Tea intoxication

An interesting case study from a 2002 edition of The Lancet of a man who suffered paralysis from drinking too much Earl Grey tea owing to the toxic effects of huge doses of bergamot oil – taken from orange rind and used as flavour:

A 44-year-old man presented in May, 2001, with muscle cramps. He had no medical history of note, but volunteered the fact that he had been drinking up to 4 L of black tea per day over the past 25 years. His preferred brand was GoldTeefix (Tekanne, Salzburg, Austria). Since this type of tea had given him occasional gastric pain, he changed to Earl Grey (Twinings & Company, London, UK), which he thought would be less harmful to his stomach. 1 week after the change, he noticed repeated muscle cramps for some seconds in his right foot. The longer he drank Earl Grey tea, the more intense the muscle cramps became. After 3 weeks, they also occurred in the left foot…

Earl Grey tea is composed of black tea and the essence of bergamot oil, an extract from the rind of bergamot orange (Citrus aurantium ssp bergamia), which has a pleasant, refreshing scent. Bergamot oil contains bergapten (5-methoxypsoralen), bergamottin (5-geranyloxypsoralen), and citropten (5,7-dimethoxycoumarin), which can be found in grapefruit juice, celery, parsnips, and Seville orange juice. Bergamot oil is a well-known UVA-induced photosensitiser with a strong phototoxic effect, and is used therapeutically in psoriasis, vitiligo, mycosis fungoides, and cutaneous lymphoma. Because of this side-effect, bergamot oil has been widely banned as an ingredient in cosmetics and tanning products. Bergamot oil also has a hepatotoxic effect and may cause contact-allergy. The adverse effects of bergamot oil in this patient are explained by the effect of bergapten as a largely selective axolemmal potassium channel blocker, reducing potassium permeability at the nodes of Ranvier in a time-dependent manner. This may lead to hyperexcitability of the axonal membrane and phasic alterations of potassium currents, causing fasciculations and muscle cramps.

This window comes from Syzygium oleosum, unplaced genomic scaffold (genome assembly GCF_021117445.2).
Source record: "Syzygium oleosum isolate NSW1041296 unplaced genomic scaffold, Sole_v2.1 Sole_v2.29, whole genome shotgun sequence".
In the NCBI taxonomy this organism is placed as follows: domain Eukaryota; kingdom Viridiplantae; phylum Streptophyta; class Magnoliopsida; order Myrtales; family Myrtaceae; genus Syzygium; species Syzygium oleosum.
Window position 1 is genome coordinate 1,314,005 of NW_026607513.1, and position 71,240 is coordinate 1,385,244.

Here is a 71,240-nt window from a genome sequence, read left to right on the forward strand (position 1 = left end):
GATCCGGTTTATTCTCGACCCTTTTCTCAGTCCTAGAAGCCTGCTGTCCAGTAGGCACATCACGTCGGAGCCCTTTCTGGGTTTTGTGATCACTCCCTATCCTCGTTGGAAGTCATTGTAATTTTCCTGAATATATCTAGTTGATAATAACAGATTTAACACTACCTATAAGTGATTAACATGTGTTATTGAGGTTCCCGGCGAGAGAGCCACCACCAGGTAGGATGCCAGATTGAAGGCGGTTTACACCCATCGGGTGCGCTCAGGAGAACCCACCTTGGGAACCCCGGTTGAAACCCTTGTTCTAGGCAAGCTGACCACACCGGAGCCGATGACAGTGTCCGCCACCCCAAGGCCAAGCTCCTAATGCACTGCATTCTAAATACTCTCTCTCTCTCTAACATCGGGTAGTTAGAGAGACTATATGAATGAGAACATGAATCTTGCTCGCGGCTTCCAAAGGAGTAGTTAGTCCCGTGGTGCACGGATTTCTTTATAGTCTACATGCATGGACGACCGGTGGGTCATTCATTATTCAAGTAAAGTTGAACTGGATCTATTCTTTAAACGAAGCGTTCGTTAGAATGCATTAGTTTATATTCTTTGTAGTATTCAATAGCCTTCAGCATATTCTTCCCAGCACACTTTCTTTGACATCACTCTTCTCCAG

In other words, it disrupts the way chemical flow through the membrane of the nerve fibre, causing the neurons that connect to the muscles to malfunction.

Link to DOI entry for the case study.

One Comment

  1. sandy
    Posted October 16, 2009 at 2:50 am | Permalink

    4L of black tea per day .. is that 4 Liters?


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